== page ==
Welcome Back, Ladies and Gents! Welcome to our Part 2 of our Black Sheep of the Month! If you haven’t read the first part, click here. As for todays article, I will be talking about one of history’s greatest men, Martin Luther King Jr. In light of the holiday, I wanted to honor the man who made a large impact in American history, but also wanted to give light to the president who gave the movement the beginning it needed. Known as “Honest Abe”, our 16th President did what most political leaders wouldn’t dare to do. He went against the common opinion of the very nation who had granted him power. He defied common norms that did not align with his values of equality and human respect. As a matter of fact, he went down in the legends of history as a martyred President. He firmly believed in his values and principles that it made him a Black Sheep of the times. Unfortunately, we would not see a man of his caliber until nearly 100 years later with MLK Jr. So welcome and enjoy Part 2 of our Black Sheep of the Month.
Let me be clear, in light of the most recent holiday, our main focus will be on this man, MLK Jr. However, as Black Sheep, it is our duty to impart knowledge and celebrate our history appropriately which is why we gave you young Abe as well.
Due to this, I gave you the man who turned the wheels of our past, Abe, and the man who continued his work, not for himself, but for his children and fellow man, Martin Luther King Jr. So, let’s get started. Many of you may know, that Mr. King was a Christian Minister and a key leader and spokesman in the Civil Right Movement. Born in Atlanta in 1929, to Martin Luther King Senior and Alberta King, Mr. King Jr. would witness firsthand the violence and heartbreaking injustices that the Southern States had to offer. Unknown to many, MLK Jr. suffered from depression throughout much of his life, set off at the early age of 12 and generated from the racial humiliation both he and his family had to endure.
Furthermore, unknown to many, MLK Jr. developed and gathered inspiration from his father’s missionary work. MLK Sr. was a proud and fearless man who continuously protested against segregation.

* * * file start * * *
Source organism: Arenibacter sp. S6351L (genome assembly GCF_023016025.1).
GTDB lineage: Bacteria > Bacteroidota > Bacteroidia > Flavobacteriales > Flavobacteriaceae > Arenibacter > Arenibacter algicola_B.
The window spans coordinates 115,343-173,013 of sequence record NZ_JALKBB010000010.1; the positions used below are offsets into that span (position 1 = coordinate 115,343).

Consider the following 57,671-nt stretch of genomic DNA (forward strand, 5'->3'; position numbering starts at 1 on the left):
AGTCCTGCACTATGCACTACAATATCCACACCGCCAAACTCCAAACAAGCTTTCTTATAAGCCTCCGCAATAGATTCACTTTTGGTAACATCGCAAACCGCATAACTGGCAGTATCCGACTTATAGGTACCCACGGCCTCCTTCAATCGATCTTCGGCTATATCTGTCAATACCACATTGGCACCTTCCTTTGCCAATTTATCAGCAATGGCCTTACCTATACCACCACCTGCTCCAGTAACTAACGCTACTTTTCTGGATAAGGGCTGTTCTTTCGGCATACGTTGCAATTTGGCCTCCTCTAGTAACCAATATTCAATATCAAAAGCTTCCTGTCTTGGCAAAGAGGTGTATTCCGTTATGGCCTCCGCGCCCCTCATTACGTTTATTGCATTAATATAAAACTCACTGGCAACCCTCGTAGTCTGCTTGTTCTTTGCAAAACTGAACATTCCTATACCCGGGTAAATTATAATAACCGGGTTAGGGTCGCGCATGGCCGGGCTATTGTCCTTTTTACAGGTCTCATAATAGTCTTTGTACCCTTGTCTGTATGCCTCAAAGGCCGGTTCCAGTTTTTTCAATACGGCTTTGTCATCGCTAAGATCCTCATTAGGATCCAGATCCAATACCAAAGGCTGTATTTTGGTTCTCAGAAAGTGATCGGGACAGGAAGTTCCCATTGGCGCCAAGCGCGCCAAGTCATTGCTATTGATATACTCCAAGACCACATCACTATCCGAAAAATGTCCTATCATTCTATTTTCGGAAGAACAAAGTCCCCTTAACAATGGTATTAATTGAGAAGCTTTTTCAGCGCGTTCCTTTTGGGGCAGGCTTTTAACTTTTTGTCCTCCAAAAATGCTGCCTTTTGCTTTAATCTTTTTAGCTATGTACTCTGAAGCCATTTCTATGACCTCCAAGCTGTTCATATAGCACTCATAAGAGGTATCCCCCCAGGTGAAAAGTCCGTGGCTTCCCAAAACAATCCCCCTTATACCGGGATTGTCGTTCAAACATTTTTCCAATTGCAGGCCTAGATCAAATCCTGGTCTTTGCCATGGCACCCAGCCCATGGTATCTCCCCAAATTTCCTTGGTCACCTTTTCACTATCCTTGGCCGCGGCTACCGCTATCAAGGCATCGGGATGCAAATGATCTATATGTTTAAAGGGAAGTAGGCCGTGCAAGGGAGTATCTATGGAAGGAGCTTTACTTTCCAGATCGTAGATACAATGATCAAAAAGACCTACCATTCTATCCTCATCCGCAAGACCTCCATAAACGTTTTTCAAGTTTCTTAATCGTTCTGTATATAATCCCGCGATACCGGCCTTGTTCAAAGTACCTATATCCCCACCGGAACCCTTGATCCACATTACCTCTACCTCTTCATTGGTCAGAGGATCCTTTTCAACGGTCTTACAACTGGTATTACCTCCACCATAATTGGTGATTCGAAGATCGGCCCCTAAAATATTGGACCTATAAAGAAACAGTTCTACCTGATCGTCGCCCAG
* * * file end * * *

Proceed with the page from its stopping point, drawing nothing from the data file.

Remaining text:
As fate would have it, MLK Jr. was not always the courageous and charismatic person we know. At the age of 12, he attempted suicide which resulted in failure. Furthermore, shunned his faith for inequalities happening throughout the country. He could not believe in a God that would allow such injustices to take place. Fortunately, this crucible and skepticism would later drive him to many profound truths thus propelling him to enter the seminary. With his newly inspired drive, he would later become the youngest assistant manager of a newspaper delivery station and lead him to skipping both the ninth and twelfth grades. By 15, he entered the collegiate realm and played college football.
Talk about latent talent, he was intelligent, tenacious, athletic, and hardworking, but most importantly he was driven by an inner urge to serve humanity. This would lead him towards the ministry at the young age of 18.
By 19, he would be honored as a “Son of Calvary” for his excellent work at the Calvary Baptist Church. With no loss to momentum, he was married by 24, became a father to his first child, Yolanda King, and earned his PhD in systematic theology. With several peaceful protests generated from the incidents from Claudette Colvin and Rosa Parks, MLK Jr. was transformed into a national figure and best known spokesman of the civil rights movement thus leading to his Leadership of Southern Christian Leadership Conference. Regrettably, this would lead to several attempts on his life, one that would end in his demise. Fortunately, he was steadfast when he was stabbed and repeatedly foiled by FBI tapping’s and unfair connections to communism.